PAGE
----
Meanwhile, the Government Accountability Office, the legislative branch’s watchdog agency, stepped in with its own proposed solution. GAO created a new Science, Technology Assessment and Analytics (STAA) group in January in order to provide forward-looking tech assessments to Congress. The arrival of STAA might have undercut a revival of OTA.
“I think there is hesitancy to create … another agency, essentially,” John Neumann, one of the team’s managing directors, told FedScoop. “And GAO already has some capacity. It requires fewer resources to build our capacity than to create a new infrastructure.”
In line with this reasoning, a recent congressionally mandated report by the nonpartisan National Academy of Public Administration (NAPA) advised that Congress at least begin by beefing up STAA and creating a small “S&T advisory office” focused on helping Congress build capacity to absorb the information coming out of STAA or the Congressional Research Service. This office could grow into something more along the lines of OTA, NAPA suggested in a hearing, if needed in the future.
For now, there’s one sure place to look to find tech-savvy staffers currently roaming the halls of Congress: TechCongress. The four-year-old fellowship program placed its biggest cohort to date — eight fellows — on their various projects in April.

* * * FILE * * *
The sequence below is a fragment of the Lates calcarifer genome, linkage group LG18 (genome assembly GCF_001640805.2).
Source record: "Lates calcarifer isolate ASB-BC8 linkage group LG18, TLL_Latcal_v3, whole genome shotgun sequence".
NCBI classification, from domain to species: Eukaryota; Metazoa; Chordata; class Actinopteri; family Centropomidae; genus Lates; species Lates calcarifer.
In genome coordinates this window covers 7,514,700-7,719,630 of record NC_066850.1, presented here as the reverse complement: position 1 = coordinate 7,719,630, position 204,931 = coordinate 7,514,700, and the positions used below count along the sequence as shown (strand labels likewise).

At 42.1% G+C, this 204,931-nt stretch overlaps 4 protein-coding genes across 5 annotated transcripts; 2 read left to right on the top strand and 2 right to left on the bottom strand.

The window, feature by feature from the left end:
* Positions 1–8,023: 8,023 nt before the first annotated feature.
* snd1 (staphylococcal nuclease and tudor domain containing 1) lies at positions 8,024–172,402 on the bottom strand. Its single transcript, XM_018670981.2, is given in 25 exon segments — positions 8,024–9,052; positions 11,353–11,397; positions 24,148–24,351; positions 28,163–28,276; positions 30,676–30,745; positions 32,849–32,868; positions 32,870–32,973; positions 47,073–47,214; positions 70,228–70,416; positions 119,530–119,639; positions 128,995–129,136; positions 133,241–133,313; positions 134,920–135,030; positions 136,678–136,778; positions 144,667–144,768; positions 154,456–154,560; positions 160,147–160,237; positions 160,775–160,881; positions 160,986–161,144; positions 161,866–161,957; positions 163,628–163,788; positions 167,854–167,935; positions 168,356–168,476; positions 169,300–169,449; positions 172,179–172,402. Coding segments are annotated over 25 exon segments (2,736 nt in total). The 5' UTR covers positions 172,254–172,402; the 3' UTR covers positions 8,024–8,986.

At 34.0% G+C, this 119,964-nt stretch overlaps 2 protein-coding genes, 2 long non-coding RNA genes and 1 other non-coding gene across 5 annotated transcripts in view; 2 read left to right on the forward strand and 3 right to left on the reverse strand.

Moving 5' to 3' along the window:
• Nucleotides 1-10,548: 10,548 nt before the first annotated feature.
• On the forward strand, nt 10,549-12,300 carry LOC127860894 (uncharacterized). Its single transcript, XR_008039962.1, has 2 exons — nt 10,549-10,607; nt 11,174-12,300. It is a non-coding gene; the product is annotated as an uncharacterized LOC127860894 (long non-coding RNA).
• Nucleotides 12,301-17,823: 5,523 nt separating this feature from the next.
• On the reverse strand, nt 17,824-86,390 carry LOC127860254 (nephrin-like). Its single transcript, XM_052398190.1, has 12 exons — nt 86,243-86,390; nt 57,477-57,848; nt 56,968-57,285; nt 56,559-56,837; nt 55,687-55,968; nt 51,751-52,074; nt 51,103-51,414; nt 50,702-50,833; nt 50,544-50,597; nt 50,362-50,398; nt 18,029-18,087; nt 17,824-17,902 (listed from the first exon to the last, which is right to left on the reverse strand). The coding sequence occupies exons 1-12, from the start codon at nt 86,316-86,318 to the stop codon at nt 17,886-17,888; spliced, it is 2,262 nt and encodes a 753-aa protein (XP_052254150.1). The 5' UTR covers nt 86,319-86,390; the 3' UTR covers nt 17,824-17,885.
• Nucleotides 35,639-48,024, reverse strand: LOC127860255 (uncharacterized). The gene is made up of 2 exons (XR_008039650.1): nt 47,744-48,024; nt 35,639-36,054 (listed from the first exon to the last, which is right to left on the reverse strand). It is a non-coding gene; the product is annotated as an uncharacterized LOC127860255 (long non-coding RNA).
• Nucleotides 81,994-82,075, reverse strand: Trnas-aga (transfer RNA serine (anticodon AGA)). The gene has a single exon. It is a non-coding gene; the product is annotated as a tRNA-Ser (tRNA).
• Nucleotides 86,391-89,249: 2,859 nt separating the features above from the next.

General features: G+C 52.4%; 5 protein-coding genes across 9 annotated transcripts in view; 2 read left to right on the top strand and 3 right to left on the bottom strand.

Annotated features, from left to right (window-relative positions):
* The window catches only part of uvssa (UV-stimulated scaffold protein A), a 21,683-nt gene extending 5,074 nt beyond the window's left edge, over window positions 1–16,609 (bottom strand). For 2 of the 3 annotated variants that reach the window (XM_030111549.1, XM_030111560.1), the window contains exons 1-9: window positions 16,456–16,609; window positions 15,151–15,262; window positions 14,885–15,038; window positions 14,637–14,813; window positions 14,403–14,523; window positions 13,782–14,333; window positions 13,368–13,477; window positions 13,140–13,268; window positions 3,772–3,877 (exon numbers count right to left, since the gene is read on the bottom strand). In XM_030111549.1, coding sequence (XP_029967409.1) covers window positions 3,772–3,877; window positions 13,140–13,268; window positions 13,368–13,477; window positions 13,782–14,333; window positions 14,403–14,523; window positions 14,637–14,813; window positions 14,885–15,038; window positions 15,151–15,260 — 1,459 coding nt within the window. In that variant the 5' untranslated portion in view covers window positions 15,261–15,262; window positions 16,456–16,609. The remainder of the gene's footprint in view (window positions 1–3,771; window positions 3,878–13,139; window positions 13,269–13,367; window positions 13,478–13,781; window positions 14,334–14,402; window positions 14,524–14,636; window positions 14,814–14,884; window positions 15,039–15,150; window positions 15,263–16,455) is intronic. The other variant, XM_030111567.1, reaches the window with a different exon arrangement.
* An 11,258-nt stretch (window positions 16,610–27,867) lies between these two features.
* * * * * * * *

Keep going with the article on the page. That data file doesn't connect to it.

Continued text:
What about the tech that Congress itself uses?
There is also, of course, the issue of improving the technology used by congressional offices and committees. Like much of government, Congress struggles to invest in tech modernization leaving members and staff to deal with antiquated systems.
The recommendations from the Select Committee on the Modernization of Congress include things like “requiring House Information Resources to allow Member offices to test new technologies” and “leveraging bulk purchasing of the House by removing technology costs out of Member offices’ budgets and moving into a centralized account.” The select committee was created to focus only on the House, the Senate does not have a similar effort underway at this time.